Emma Lee finds Maria Jastrzebska’s memory-poems both personal and inclusive. At the Library of Memorieslibrary of memories Maria Jastrzebska Waterloo Press ISBN ISBN 978-1-906742-57-7 84pp, £10

The title sets up the expectation that the poems explore memory but Maria Jastrzebska expands that exploration beyond personal memoir.  In ‘FAQ’ she asks what is the point of memory, particularly memories of abuse, or even memory of a country that is no longer a homeland? In ‘Abroad’,

 I went to the port, I shouted,
we saw the tall ships, we sailed abroad!

There were no words for seal grey,
crossbone and skull white
marbled grey, only a smell of diesel
in my hair, the sting of the spray
still cold on my cheeks. Mama took
my wet clothes

                         This isn’t home,
we’re already abroad was all she said.

It’s easier for a child to adapt a new homeland than for an adult to leave behind familiarities and a mother tongue for a foreign country, even when war has prompted the move. The theme of the necessity of learning a new language and reluctance to let a mother tongue fall into disuse recurs, evidenced in ‘Ewa, your Mother, at London Zoo 1932’ where the zoo visitor has yet to realise that the strange language she hears will become a barrier:/ deeper than any moat.

Memories can be unreliable and shaped by others, ‘Lzaienki Park’ starts with the two lines You can’t remember this. But you were told/ the story so many times you see it. The purpose of the re-telling is revealed in the last two lines, so you know there was a time when he loved you./He loved you, did love you, loved you once. The repetition reinforces the sense.

There is also collective memory. ‘The Jackal is Considered by the Meeting’  tells the story of a jackal cub adopted by Verusha Girgorova’s five children in defiance of her protestations that she couldn’t afford to feed them never mind a pet as well, but the children begged,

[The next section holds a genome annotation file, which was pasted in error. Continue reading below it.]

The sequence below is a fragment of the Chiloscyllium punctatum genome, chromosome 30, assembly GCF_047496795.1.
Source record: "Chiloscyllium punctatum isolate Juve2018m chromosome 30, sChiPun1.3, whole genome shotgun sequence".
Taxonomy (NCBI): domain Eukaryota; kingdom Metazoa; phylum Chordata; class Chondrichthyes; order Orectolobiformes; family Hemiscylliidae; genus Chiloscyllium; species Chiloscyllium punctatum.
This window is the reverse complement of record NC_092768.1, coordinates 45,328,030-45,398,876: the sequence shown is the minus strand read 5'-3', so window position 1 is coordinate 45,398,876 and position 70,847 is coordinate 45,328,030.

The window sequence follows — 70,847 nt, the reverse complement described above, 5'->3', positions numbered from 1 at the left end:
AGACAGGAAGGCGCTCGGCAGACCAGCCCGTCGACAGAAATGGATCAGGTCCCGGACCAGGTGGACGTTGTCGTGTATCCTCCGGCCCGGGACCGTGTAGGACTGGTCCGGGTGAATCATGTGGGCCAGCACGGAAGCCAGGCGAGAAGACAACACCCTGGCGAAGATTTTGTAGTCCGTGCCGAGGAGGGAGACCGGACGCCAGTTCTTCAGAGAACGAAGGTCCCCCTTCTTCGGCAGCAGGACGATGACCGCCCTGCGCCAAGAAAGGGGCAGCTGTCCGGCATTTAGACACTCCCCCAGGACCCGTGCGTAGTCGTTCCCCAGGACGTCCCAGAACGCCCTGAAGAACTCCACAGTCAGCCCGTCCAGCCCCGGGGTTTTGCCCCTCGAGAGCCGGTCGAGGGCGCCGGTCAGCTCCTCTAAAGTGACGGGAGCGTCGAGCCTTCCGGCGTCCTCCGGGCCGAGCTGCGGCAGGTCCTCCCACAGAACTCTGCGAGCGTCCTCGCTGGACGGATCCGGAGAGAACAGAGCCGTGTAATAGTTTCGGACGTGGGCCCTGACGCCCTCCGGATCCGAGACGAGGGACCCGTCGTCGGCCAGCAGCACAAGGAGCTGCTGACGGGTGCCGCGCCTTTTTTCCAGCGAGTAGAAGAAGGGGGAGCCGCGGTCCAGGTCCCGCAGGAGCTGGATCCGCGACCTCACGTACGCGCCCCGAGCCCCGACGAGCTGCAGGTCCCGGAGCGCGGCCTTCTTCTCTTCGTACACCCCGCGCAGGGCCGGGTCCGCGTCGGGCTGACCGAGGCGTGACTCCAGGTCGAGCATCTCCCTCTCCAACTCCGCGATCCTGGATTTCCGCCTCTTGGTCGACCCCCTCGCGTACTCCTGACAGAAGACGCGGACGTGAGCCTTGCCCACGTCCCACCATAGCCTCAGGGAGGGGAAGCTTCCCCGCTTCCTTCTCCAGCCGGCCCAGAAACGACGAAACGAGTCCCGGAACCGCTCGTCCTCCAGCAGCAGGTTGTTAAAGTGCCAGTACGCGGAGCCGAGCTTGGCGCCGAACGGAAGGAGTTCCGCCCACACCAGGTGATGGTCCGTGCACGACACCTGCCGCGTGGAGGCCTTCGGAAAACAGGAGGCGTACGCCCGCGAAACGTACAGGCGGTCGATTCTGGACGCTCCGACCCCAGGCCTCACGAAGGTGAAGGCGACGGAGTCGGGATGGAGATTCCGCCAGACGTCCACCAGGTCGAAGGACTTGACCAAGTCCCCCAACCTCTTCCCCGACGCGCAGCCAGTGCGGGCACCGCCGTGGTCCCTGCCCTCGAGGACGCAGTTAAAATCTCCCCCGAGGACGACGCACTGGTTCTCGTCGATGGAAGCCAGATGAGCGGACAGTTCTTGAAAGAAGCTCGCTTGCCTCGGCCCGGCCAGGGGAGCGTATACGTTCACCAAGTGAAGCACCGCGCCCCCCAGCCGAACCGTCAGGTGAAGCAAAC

in all the languages they knew, in their native Polish –
in best schoolbook French, in Georgian, Russian –
to let them keep it and here memory fades
and what we know is that as adults two were imprisoned,
two shot and the middle child, despite being released,
quickly developed consumption.  All five of them
dead within ten to fifteen years even though
when the revolution came – sisters and brothers –
they’d found themselves on opposite sides
at a time when it’s said jackals and people fought
for meat left on the bodies lying on every street.

Maria Jastrzebska’s skill lies in capturing the tenderness of interactions and love between people. There’s a touching sequence about a late grandmother’s horsehair sofa intermingled with memories of a horse that kicked out and left the grandmother with a scar but remained a favourite and much loved horse. ‘Ealing Hospital, 2004’, ends

If you could you’d carry her out
slipping away down the corridors
of glossy floors, pale walls.

She wouldn’t weigh much.
There’d be an apple trees, a birch
and you’d lay her under it.

Ravens would circle overhead,
but while you held her,
she’d be safe.

Although the poem is personal, that desire to keep loved ones safe is universal. And ‘At the Library of Memories’ is a universal, inclusive collection. The use of non English words – usually Polish and one poem has an Italian title – doesn’t render the poems unfamiliar because the poet uses imagery to set the tone and guides readers so sense still can be grasped.

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Emma Lee’s poetry collection “Yellow Torchlight and the Blues” is available from Original Plus. She blogs at http://emmalee1.wordpress.com and also reviews for The Journal, Elsewhere and Sabotage Reviews.